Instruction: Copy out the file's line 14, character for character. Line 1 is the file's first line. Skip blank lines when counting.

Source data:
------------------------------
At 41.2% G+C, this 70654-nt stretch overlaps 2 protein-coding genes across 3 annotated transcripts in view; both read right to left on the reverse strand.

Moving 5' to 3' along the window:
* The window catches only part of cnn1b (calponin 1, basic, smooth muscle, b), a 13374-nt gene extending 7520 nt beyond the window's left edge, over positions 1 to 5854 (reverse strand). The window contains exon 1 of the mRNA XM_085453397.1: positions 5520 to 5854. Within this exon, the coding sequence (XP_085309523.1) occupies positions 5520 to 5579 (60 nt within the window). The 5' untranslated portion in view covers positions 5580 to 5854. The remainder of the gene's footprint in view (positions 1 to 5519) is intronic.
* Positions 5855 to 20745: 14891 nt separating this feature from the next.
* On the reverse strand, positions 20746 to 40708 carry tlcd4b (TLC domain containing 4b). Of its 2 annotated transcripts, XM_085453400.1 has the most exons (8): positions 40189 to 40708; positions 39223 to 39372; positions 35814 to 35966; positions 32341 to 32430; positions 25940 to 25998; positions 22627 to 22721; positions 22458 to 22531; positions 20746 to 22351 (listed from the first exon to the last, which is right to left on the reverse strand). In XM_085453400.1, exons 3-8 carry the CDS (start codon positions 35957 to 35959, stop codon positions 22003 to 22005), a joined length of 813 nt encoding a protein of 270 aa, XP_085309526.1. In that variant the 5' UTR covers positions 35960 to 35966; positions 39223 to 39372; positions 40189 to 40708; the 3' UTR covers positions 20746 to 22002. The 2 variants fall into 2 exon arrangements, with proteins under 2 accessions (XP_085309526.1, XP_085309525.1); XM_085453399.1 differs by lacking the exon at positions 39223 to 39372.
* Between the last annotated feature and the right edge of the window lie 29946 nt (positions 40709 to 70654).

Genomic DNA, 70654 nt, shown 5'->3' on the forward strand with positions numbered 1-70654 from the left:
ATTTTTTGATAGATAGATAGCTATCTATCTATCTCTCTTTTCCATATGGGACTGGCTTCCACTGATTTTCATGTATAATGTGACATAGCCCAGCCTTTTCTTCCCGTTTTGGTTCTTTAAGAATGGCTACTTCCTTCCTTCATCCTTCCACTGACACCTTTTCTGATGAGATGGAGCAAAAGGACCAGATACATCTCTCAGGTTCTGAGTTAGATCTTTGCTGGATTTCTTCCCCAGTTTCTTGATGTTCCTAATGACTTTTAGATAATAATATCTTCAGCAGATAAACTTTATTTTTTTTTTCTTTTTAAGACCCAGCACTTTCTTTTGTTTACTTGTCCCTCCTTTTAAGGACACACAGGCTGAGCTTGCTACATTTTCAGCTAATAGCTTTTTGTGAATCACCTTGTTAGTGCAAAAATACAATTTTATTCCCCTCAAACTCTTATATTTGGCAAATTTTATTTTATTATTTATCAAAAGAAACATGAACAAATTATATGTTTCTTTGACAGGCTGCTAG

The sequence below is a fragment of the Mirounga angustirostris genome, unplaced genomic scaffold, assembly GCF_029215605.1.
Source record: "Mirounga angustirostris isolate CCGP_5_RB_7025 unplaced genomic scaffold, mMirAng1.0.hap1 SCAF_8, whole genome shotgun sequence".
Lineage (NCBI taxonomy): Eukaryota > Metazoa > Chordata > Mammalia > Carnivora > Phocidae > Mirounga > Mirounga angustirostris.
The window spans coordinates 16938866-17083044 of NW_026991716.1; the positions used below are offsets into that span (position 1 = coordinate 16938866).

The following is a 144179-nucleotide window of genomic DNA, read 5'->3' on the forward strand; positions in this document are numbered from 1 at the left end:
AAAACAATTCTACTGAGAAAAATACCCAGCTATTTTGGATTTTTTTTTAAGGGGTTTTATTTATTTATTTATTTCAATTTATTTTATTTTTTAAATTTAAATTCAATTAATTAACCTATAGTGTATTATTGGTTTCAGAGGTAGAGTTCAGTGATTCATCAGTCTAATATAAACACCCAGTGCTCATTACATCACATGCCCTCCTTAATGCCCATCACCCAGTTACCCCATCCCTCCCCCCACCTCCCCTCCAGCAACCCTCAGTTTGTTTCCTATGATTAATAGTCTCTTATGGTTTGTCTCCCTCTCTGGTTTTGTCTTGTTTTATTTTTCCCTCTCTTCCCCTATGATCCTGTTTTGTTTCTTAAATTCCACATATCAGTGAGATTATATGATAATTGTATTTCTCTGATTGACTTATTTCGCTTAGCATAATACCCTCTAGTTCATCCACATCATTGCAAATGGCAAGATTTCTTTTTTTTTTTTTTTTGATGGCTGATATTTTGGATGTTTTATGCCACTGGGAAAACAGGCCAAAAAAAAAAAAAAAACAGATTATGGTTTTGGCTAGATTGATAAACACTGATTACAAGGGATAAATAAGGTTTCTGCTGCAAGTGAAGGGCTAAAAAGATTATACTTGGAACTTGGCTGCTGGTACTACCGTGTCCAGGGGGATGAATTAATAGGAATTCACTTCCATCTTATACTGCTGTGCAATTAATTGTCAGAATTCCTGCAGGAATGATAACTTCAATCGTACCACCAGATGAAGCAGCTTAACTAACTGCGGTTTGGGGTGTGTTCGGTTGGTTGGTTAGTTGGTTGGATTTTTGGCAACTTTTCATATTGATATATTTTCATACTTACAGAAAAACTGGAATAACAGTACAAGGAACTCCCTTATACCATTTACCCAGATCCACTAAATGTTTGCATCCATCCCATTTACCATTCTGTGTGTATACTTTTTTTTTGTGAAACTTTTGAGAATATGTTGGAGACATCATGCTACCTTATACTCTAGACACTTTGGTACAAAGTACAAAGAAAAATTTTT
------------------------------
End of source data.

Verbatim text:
AAAACAATTCTACTGAGAAAAATACCCAGCTATTTTGGATTTTTTTTTAAGGGGTTTTATTTATTTATTTATTTCAATTTATTTTATTTTTTAAATTTAAATTCAATTAATTAACCTATAGTGTATTATTGGTTTCAGAGGTAGAGTTCAGTGATTCATCAGTCTAATATAAACACCCAGTGCTCATTACATCACATGCCCTCCTTAATGCCCATCACCCAGTTACCCCATCCCTCCCCCCACCTCCCCTCCAGCAACCCTCAGTTTGTTTCCTATGATTAATAGTCTCTTATGGTTTGTCTCCCTCTCTGGTTTTGTCTTGTTTTATTTTTCCCTCTCTTCCCCTATGATCCTGTTTTGTTTCTTAAATTCCACATATCAGTGAGATTATATGATAATTGTATTTCTCTGATTGACTTATTTCGCTTAGCATAATACCCTCTAGTTCATCCACATCATTGCAAATGGCAAGATTTCTTTTTTTTTTTTTTTTGATGGCTGATATTTTGGATGTTTTATGCCACTGGGAAAACAGGCCAAAAAAAAAAAAAAAACAGATTATGGTTTTGGCTAGATTGATAAACACTGATTACAAGGGATAAATAAGGTTTCTGCTGCAAGTGAAGGGCTAAAAAGATTATACTTGGAACTTGGCTGCTGGTACTACCGTGTCCAGGGGGATGAATTAATAGGAATTCACTTCCATCTTATACTGCTGTGCAATTAATTGTCAGAATTCCTGCAGGAATGATAACTTCAATCGTACCACCAGATGAAGCAGCTTAACTAACTGCGGTTTGGGGTGTGTTCGGTTGGTTGGTTAGTTGGTTGGATTTTTGGCAACTTTTCATATTGATATATTTTCATACTTACAGAAAAACTGGAATAACAGTACAAGGAACTCCCTTATACCATTTACCCAGATCCACTAAATGTTTGCATCCATCCCATTTACCATTCTGTGTGTATACTTTTTTTTTGTGAAACTTTTGAGAATATGTTGGAGACATCATGCTACCTTATACTCTAGACACTTTGGTACAAAGTACAAAGAAAAATTTTT